Chain, Product and Quotient Rule: Exercise 1

by Batool Akmal

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    00:01 Have a look at our next question.

    00:02 We have two brackets y equals to 3x squared, plus x minus 1, multiplied by 10x minus 2. Now, here you have two options.

    00:14 You can either expand it out because it is easier to expand.

    00:17 By expanding, I mean, you can just times it through.

    00:20 Now usually that's more of a problem when you have some sort of power here, so maybe you have a number n here or there and that's when we avoid expanding but even in this case you can use the product rule and you'll see that it's equally easy.

    00:34 Let's just get rid of that n and it really is up to you.

    00:38 You are at this point when you're learning so many different methods that you have a choice of what to use but if I just split it into two functions and I say this is function one, this is function two, simply because I don't feel like expanding it, we can still apply the product rule to this.

    00:54 So, a quick recap of what the product rule is, dy/dx where the product rule is uv dash, plus vu dash or the other way around so if you've learned as vdu/dx plus udv/dx, it's exactly the same thing with the product rule because you have a plus in the middle, it doesn't matter what order you write them in.

    01:14 Let's split this. So we've got u equals to 3x squared plus x minus 1 and v equals to 10x minus 2.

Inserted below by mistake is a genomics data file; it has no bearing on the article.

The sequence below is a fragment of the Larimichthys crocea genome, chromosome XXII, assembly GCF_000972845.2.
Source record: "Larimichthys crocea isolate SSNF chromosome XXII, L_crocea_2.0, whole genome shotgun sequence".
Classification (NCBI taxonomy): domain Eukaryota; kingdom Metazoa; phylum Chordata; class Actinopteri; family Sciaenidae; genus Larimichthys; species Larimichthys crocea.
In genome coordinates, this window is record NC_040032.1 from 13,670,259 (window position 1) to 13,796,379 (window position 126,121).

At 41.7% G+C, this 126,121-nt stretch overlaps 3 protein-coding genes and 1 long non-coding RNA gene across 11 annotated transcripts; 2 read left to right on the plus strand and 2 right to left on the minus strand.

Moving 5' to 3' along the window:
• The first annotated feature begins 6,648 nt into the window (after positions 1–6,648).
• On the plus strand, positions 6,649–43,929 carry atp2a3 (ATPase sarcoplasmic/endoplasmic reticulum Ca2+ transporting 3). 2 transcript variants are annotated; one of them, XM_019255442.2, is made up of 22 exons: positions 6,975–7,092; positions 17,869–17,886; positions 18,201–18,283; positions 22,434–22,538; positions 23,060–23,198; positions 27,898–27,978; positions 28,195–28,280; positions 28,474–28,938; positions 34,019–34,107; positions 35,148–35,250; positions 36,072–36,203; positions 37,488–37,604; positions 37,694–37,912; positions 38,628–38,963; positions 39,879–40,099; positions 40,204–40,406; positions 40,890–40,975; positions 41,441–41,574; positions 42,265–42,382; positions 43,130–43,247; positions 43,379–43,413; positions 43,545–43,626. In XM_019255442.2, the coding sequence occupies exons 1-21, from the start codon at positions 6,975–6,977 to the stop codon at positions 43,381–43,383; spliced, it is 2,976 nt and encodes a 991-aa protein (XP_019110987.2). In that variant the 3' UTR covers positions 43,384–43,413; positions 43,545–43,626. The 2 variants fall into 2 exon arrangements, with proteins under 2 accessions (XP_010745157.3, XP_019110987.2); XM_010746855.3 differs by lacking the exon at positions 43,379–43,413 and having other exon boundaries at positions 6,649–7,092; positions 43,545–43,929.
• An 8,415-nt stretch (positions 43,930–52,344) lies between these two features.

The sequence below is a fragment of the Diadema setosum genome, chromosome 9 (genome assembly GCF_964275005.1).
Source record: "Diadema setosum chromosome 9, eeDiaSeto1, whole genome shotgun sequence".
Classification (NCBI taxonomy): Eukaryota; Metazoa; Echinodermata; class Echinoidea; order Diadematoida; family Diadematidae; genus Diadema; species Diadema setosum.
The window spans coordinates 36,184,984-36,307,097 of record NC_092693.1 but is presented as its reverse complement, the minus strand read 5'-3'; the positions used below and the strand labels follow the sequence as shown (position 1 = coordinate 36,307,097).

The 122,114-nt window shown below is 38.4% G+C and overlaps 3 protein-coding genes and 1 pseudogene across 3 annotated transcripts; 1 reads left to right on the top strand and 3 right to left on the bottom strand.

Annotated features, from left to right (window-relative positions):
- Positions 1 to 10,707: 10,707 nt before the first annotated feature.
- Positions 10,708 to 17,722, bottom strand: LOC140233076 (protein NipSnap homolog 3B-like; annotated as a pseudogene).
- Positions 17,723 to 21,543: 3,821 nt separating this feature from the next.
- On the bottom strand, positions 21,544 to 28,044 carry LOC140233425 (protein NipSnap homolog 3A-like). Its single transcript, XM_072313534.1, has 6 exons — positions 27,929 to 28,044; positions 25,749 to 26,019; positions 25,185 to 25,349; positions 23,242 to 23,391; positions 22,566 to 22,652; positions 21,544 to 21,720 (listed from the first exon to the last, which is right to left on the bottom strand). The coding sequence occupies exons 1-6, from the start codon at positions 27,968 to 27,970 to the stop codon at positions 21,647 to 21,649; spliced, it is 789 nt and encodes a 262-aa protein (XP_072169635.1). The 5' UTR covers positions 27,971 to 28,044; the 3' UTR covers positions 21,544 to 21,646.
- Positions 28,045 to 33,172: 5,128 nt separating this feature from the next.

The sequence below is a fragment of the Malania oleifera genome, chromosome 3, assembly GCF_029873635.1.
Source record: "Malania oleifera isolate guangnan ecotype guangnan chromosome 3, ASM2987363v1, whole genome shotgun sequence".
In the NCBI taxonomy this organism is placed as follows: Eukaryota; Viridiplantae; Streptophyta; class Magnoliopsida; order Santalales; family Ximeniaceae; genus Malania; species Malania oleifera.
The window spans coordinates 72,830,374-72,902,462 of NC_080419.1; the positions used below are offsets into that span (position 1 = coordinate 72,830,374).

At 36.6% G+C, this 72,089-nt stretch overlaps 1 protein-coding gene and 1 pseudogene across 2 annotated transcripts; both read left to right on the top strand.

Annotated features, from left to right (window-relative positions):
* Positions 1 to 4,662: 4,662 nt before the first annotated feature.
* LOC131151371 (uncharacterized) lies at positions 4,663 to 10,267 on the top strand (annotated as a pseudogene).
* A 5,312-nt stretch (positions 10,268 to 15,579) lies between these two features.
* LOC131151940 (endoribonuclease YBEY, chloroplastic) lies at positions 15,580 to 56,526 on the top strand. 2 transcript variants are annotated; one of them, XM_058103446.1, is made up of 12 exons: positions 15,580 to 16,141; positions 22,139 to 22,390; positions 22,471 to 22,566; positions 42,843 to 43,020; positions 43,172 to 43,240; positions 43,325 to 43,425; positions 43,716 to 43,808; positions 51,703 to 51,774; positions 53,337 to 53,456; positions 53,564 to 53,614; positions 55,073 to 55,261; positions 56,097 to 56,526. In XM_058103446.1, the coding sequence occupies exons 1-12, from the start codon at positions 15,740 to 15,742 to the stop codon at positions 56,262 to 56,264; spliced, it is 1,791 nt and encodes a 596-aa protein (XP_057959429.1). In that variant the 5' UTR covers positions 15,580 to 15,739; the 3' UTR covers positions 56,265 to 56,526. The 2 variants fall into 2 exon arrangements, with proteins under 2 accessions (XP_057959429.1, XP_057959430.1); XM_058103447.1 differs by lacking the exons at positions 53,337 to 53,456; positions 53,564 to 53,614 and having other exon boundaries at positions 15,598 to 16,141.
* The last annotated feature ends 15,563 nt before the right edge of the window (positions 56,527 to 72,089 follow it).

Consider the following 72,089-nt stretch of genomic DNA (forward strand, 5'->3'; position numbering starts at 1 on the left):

01:24 U dash or du/dx, is 6x plus 1, remember any x just goes to 1 or the number next to it and the constants disappear and then v dash or dv/dx is just 10.

    01:38 Let's put it into the formula so you're literally just cross multiplying but you're kind of going across to multiply so we can say that dy/dx now is if I do vdu/dx, so we have 10x minus 2, multiplied by 6x plus 1, you have a plus in the middle, and then it's 10 multiplied by 3x squared, plus x minus 1, and it's not dividing with anything because it's not the quotient rule.

    02:11 It's fairly factorized at this point, so we can see if things cancel out by just timesing it out.

    02:17 If you multiply this two, you get 60x squared, plus 10x, minus 12x, minus 2 for the first part and then here if we times it to 2, we get 30x squared, plus 30x minus, plus 10x, I mean not 30, 10x minus 10 and it's got a few x squared terms that we can combine, and a few x terms we can combine so I suppose it's a good decision that we expanded it out.

    02:50 So if you bring your x squared terms together firstly, you got 60x squared, plus 30x squared, 10x minus 12x that gives you minus 2x and then you also have this, plus 10x and then we have minus 2, minus 10. 90x squared, plus 8x, minus 12 and that's our gradient.

    03:14 So in some sense it's better that you expand it because you got a much simplified answer and there are other instances where it's better that you just leave it factorized but it's just a matter of you either forward thinking or just trying out and decide, and checking whether it's worth expanding it or just leaving it as it is.

    About the Lecture

    The lecture Chain, Product and Quotient Rule: Exercise 1 by Batool Akmal is from the course Quotient Rule, Chain Rule and Product Rule.

    Author of lecture Chain, Product and Quotient Rule: Exercise 1

     Batool Akmal

    Batool Akmal

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